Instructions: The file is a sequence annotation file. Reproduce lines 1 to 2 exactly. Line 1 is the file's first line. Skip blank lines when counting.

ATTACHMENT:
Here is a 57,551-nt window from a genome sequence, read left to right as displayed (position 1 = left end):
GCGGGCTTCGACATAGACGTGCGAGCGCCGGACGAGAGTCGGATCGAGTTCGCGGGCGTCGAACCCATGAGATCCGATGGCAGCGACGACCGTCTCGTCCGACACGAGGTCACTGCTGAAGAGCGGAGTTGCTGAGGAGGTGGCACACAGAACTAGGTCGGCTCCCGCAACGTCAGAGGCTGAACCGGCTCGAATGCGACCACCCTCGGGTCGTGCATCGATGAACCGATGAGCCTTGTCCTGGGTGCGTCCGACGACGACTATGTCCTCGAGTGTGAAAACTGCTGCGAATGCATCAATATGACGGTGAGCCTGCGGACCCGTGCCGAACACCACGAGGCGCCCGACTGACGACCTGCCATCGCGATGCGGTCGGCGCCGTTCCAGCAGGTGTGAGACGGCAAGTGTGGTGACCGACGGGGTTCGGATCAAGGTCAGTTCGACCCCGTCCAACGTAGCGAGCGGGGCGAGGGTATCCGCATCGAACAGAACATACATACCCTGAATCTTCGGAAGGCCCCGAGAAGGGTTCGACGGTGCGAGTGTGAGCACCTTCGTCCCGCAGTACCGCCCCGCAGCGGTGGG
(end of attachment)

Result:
Here is a 57,551-nt window from a genome sequence, read left to right as displayed (position 1 = left end):
GCGGGCTTCGACATAGACGTGCGAGCGCCGGACGAGAGTCGGATCGAGTTCGCGGGCGTCGAACCCATGAGATCCGATGGCAGCGACGACCGTCTCGTCCGACACGAGGTCACTGCTGAAGAGCGGAGTTGCTGAGGAGGTGGCACACAGAACTAGGTCGGCTCCCGCAACGTCAGAGGCTGAACCGGCTCGAATGCGACCACCCTCGGGTCGTGCATCGATGAACCGATGAGCCTTGTCCTGGGTGCGTCCGACGACGACTATGTCCTCGAGTGTGAAAACTGCTGCGAATGCATCAATATGACGGTGAGCCTGCGGACCCGTGCCGAACACCACGAGGCGCCCGACTGACGACCTGCCATCGCGATGCGGTCGGCGCCGTTCCAGCAGGTGTGAGACGGCAAGTGTGGTGACCGACGGGGTTCGGATCAAGGTCAGTTCGACCCCGTCCAACGTAGCGAGCGGGGCGAGGGTATCCGCATCGAACAGAACATACATACCCTGAATCTTCGGAAGGCCCCGAGAAGGGTTCGACGGTGCGAGTGTGAGCACCTTCGTCCCGCAGTACCGCCCCGCAGCGGTGGG